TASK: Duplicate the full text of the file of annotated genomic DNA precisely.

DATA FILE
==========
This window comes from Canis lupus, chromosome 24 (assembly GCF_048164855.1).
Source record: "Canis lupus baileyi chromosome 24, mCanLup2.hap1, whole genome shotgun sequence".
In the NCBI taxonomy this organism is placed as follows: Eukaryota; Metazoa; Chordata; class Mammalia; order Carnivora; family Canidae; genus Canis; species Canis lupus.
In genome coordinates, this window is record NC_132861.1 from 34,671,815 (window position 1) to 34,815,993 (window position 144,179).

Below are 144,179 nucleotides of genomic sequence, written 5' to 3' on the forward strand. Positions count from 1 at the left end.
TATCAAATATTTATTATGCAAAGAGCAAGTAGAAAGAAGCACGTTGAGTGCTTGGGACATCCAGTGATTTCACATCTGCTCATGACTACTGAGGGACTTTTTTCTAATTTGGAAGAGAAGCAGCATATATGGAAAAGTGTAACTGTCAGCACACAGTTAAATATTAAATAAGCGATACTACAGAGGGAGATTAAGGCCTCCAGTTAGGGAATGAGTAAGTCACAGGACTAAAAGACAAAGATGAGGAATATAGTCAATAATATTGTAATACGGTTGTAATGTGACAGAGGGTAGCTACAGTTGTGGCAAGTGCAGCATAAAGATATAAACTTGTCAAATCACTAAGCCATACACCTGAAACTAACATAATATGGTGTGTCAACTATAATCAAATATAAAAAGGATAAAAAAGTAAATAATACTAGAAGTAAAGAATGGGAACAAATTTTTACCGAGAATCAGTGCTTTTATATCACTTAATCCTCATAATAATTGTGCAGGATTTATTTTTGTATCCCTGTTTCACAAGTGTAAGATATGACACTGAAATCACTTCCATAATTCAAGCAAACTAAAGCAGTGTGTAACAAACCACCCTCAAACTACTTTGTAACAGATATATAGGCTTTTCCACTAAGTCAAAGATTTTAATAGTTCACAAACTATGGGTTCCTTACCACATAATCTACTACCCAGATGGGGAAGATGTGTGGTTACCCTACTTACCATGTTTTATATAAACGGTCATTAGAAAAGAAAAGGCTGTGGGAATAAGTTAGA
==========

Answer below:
This window comes from Canis lupus, chromosome 24 (assembly GCF_048164855.1).
Source record: "Canis lupus baileyi chromosome 24, mCanLup2.hap1, whole genome shotgun sequence".
In the NCBI taxonomy this organism is placed as follows: Eukaryota; Metazoa; Chordata; class Mammalia; order Carnivora; family Canidae; genus Canis; species Canis lupus.
In genome coordinates, this window is record NC_132861.1 from 34,671,815 (window position 1) to 34,815,993 (window position 144,179).

Below are 144,179 nucleotides of genomic sequence, written 5' to 3' on the forward strand. Positions count from 1 at the left end.
TATCAAATATTTATTATGCAAAGAGCAAGTAGAAAGAAGCACGTTGAGTGCTTGGGACATCCAGTGATTTCACATCTGCTCATGACTACTGAGGGACTTTTTTCTAATTTGGAAGAGAAGCAGCATATATGGAAAAGTGTAACTGTCAGCACACAGTTAAATATTAAATAAGCGATACTACAGAGGGAGATTAAGGCCTCCAGTTAGGGAATGAGTAAGTCACAGGACTAAAAGACAAAGATGAGGAATATAGTCAATAATATTGTAATACGGTTGTAATGTGACAGAGGGTAGCTACAGTTGTGGCAAGTGCAGCATAAAGATATAAACTTGTCAAATCACTAAGCCATACACCTGAAACTAACATAATATGGTGTGTCAACTATAATCAAATATAAAAAGGATAAAAAAGTAAATAATACTAGAAGTAAAGAATGGGAACAAATTTTTACCGAGAATCAGTGCTTTTATATCACTTAATCCTCATAATAATTGTGCAGGATTTATTTTTGTATCCCTGTTTCACAAGTGTAAGATATGACACTGAAATCACTTCCATAATTCAAGCAAACTAAAGCAGTGTGTAACAAACCACCCTCAAACTACTTTGTAACAGATATATAGGCTTTTCCACTAAGTCAAAGATTTTAATAGTTCACAAACTATGGGTTCCTTACCACATAATCTACTACCCAGATGGGGAAGATGTGTGGTTACCCTACTTACCATGTTTTATATAAACGGTCATTAGAAAAGAAAAGGCTGTGGGAATAAGTTAGA